No matter what you’re selling, there’s probably an opportunity for you to sell it in a new market.
To make the most of your opportunity to grow your business by selling in a specific region or country, you’ll need to support, besides local languages, local payment methods, currencies, as well as comply with local taxation and other legal requirements. In this post, we explore five important elements to consider in your payment localization process. Just as with website localization, keep in mind that you don’t have to support every payment method or currency available: just the ones that matter the most to your customer base.
About half of all online shoppers say they will abandon their cart without paying when the price is listed in a foreign currency, so using local currencies represents a major opportunity for you to improve conversion rates. Set up a system that will not only display your prices in local currencies, but also accept payments in those currencies (billing currency) and stay up-to-date with exchange rates—if you’re offering a poor exchange rate, buyers may look elsewhere. Keep in mind that although there are 180 currencies worldwide, you may only need to support 30-40 of them to get a substantial sales benefit, so start with the major currencies in your most important locales. We’ve expanded more on currencies also in this post.
Payment methods are changing with technology, and it can be hard to keep up. Fortunately, it’s not necessary to accept every payment method: just the most popular ones. For example, Alipay accounts for around 25% of all online transaction volumes in China (for software and SaaS, even more), making it a must-have method for any company selling there. But you may not need to support Huanxun IPS, which is used for a small percentage of mobile payments in China. Identify the most popular methods and implement support for them, then see how your sales change before adding support for new payment methods.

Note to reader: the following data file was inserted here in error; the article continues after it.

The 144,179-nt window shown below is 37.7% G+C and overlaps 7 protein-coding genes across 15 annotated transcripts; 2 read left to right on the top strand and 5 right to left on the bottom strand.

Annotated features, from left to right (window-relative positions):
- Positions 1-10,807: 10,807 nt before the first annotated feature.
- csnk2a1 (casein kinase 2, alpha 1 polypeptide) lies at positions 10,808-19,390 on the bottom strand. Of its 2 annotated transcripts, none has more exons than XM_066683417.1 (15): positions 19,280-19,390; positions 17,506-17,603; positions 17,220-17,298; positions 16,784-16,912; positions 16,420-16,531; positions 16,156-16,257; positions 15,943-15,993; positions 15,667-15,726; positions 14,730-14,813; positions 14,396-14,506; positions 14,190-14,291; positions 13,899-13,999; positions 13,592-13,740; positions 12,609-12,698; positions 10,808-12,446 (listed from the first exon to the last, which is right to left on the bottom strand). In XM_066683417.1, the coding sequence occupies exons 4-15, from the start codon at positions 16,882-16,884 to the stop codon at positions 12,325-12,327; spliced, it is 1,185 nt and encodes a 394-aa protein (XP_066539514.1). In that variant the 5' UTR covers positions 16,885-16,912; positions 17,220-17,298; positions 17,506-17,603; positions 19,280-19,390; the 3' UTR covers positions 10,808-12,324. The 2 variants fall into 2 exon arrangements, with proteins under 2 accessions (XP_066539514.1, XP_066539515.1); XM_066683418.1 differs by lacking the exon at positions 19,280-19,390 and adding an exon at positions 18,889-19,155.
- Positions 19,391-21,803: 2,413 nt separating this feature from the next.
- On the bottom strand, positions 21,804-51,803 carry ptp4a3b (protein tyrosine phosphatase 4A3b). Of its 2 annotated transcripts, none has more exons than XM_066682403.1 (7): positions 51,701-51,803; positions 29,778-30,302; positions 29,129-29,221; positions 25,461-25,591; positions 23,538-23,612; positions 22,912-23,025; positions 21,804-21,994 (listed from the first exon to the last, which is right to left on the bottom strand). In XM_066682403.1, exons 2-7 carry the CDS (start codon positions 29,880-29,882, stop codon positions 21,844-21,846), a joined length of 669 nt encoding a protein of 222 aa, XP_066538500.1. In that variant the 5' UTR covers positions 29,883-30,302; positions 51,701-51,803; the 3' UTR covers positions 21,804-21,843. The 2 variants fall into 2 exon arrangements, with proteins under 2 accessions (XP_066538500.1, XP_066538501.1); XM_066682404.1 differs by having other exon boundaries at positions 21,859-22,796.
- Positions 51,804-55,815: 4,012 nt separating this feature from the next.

Beyond Alipay, there are several local payment methods to note: Konbini is popular in Japan, iDEAL in the Netherlands, Carte Bancaire in France and Boleto Bancario in Brazil. While VISA and MasterCard credit cards continue to dominate worldwide, many countries like Brazil and Turkey have local credit card brands that you’ll want to support.
Chances are that you are selling a subscription-based product, or at least planning to in the future, given how the subscription economy has evolved. If that’s the case, you need to make sure that the payment methods that you offer your end-customers support also recurring billing. The good news is that most major payment methods offer support for automatic recurring charges.
If you thought taxation was a pain in your native country, just wait until you start selling in a variety of different locations. Tax laws vary widely between countries and some may have high tax rates that could require an adjustment to your pricing strategy. Additionally, different types of products may be taxed differently, increasing the importance of understanding the ins and outs of local taxation.
If all of this sounds a bit daunting, don’t worry: expert help is available. Global payment and digital commerce platforms like 2Checkout can handle all aspects of local payment methods, currency conversion and taxation for you. This frees you of the need to become an expert in every country’s currency while still empowering you to expand your sales worldwide, and guarantees that you’ll have support for the most popular local payment methods everywhere you want to sell.
Check out our payment method coverage datasheet to see the variety of payment methods which you’d need to consider by country or region.